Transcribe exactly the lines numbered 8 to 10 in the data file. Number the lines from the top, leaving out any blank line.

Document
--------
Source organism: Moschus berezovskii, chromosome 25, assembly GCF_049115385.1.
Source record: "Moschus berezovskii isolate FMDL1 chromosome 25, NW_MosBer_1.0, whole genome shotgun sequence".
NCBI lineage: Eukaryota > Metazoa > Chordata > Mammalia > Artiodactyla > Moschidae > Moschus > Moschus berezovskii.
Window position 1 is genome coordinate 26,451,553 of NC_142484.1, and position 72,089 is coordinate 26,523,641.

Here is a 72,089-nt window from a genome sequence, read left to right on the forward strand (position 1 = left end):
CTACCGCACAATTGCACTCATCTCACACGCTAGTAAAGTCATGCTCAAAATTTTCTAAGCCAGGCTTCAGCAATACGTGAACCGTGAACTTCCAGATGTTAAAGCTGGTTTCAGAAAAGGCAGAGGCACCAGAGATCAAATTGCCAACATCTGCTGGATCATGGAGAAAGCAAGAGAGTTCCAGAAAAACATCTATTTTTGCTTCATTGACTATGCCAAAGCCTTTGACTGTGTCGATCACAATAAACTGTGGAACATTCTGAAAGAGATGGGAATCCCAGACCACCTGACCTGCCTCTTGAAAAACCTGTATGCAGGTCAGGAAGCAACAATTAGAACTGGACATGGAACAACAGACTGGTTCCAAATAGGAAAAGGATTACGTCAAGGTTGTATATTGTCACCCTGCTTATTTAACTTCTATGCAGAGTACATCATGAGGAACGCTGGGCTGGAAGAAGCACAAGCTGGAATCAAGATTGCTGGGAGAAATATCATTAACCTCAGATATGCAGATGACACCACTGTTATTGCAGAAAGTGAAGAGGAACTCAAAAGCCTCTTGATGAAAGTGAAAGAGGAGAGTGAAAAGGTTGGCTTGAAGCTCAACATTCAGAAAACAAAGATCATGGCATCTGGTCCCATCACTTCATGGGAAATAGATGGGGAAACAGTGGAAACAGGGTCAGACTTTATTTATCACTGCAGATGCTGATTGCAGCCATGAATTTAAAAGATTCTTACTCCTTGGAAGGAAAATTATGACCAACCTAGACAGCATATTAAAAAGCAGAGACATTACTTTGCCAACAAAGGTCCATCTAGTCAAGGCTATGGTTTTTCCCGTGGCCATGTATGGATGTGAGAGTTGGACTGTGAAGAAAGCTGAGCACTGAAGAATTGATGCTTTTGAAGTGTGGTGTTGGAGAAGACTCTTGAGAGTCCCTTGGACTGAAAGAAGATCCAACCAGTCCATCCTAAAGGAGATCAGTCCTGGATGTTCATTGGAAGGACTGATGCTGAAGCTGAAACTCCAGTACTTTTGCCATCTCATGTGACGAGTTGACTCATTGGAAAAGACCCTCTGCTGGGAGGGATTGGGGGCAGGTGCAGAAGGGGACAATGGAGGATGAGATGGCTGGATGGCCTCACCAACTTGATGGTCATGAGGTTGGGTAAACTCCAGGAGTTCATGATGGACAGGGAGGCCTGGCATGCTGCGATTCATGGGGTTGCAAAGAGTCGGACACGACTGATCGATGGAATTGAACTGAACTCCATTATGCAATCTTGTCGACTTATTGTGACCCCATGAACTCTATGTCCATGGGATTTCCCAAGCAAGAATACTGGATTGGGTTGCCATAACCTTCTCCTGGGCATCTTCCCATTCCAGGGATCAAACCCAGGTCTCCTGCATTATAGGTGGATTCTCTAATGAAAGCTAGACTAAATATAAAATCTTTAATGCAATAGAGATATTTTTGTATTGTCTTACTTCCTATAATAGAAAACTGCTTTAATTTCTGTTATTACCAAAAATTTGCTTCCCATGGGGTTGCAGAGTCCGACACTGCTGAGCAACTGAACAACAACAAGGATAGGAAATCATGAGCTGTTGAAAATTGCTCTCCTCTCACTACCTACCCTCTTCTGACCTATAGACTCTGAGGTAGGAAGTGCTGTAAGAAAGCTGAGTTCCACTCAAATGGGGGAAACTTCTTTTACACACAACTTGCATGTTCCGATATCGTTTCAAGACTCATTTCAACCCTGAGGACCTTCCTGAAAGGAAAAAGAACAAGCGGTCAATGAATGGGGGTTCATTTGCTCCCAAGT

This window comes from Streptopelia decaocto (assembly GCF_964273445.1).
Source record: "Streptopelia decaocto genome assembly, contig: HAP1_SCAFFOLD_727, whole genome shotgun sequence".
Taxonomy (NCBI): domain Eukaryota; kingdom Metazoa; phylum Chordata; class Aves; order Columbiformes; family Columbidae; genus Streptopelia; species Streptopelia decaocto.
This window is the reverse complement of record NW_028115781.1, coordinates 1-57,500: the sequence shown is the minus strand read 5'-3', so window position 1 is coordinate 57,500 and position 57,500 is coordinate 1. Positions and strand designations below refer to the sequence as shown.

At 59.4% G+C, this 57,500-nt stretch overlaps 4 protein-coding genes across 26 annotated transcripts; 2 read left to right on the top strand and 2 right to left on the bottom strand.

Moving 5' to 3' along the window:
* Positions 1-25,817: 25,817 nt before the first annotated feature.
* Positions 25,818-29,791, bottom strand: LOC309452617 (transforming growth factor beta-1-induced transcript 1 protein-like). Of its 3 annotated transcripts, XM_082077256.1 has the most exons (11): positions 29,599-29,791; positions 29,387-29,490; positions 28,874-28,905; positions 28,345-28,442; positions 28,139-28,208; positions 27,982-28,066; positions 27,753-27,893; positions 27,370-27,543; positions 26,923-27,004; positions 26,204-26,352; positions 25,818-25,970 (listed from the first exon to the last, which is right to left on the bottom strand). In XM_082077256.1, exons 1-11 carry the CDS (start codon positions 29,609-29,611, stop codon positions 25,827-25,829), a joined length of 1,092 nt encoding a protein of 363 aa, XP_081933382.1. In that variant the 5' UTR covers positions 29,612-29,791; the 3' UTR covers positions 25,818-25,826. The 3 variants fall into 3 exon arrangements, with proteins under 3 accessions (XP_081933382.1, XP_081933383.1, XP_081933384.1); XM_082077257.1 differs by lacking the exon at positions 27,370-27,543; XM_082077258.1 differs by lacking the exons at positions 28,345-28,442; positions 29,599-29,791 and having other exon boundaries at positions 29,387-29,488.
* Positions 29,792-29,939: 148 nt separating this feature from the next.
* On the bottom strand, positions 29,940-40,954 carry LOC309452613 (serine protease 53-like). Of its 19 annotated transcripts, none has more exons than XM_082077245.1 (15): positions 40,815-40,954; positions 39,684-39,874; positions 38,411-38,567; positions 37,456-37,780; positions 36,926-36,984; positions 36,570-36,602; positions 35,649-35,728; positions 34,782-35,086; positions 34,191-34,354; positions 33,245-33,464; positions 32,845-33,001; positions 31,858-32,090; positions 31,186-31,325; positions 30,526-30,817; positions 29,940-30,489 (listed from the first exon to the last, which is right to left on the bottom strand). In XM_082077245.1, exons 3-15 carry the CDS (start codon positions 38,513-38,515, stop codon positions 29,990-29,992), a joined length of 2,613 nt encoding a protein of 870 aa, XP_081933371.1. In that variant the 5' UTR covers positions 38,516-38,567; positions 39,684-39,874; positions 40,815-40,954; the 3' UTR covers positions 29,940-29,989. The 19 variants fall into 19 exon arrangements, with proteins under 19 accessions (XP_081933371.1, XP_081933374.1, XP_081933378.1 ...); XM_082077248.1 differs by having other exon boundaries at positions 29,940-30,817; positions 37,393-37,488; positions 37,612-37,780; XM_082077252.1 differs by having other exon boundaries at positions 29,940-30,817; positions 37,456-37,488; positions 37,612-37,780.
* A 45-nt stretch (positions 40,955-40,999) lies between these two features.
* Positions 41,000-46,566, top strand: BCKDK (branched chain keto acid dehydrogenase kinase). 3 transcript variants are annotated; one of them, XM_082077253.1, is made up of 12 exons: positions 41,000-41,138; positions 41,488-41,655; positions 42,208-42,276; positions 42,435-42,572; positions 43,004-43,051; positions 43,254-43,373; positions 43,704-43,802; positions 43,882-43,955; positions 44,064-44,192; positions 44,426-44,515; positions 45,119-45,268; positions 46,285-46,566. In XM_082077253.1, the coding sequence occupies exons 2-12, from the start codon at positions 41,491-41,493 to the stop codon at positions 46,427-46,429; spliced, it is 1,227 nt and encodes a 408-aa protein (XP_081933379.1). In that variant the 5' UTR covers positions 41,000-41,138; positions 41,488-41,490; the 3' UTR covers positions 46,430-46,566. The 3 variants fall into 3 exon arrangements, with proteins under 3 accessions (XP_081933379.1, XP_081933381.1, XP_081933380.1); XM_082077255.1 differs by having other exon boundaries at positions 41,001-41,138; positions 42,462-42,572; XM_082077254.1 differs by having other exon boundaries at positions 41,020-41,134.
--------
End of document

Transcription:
Source record: "Streptopelia decaocto genome assembly, contig: HAP1_SCAFFOLD_727, whole genome shotgun sequence".
Taxonomy (NCBI): domain Eukaryota; kingdom Metazoa; phylum Chordata; class Aves; order Columbiformes; family Columbidae; genus Streptopelia; species Streptopelia decaocto.
This window is the reverse complement of record NW_028115781.1, coordinates 1-57,500: the sequence shown is the minus strand read 5'-3', so window position 1 is coordinate 57,500 and position 57,500 is coordinate 1. Positions and strand designations below refer to the sequence as shown.